Charles Hodge on God's decretive and preceptive will

 Here is Charles Hodge showing that perhaps the Exodus story regarding God's hardening of Pharoah must have been cut out of Hodge's Bible:

"The decretive will of God concerns his purposes, and relates to the futurition of events. The preceptive will relates to the rule of duty for his rational creatures. He decrees whatever he purposes to effect or to permit. He prescribes, according to his own will, what his creatures should do, or abstain from doing. The decretive and preceptive will of God can never be in conflict. God never decrees to do, or to cause others to do, what He forbids. He may, as we see He does, decree to permit what He forbids. He permits men to sin, although sin is forbidden. This is more scholastically expressed by the theologians by saying, A positive decretive will cannot consist with a negative preceptive will; i.e., God cannot decree to make men sin. But a negative decretive will may consist with an affirmative preceptive will; e.g., God may command men to repent and believe, and yet, for wise reasons, abstain from giving them repentance.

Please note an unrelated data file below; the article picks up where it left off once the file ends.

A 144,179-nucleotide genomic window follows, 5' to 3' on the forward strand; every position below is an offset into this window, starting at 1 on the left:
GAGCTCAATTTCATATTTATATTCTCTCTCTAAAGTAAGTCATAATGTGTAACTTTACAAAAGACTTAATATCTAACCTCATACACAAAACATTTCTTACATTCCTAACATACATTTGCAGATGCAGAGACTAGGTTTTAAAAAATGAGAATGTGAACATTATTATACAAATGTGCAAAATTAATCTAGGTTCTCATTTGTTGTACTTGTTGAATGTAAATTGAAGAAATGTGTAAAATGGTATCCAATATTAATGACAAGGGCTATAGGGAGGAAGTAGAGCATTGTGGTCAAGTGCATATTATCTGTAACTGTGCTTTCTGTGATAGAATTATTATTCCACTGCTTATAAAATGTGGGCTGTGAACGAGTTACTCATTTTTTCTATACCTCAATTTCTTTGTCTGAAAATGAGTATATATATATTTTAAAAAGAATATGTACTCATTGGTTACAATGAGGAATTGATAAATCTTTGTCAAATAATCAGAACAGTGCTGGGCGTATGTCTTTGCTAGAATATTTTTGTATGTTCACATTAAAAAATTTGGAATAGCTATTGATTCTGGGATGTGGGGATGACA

The distinction between voluntas beneplaciti et signi, as those terms are commonly used, is the same as that between the decretive and preceptive will of God. The one referring to his decrees, founded on his good pleasure; the other to his commands, founded on what He approves or disapproves.

By the secret will of God, is meant his purposes, as still hidden in his own mind; by his revealed will, his precepts and his purposes, as far as they are made known to his creatures" (Charles Hodge, Systematic Theology, Volume 1, pp. 403-404; underlining mine--CD).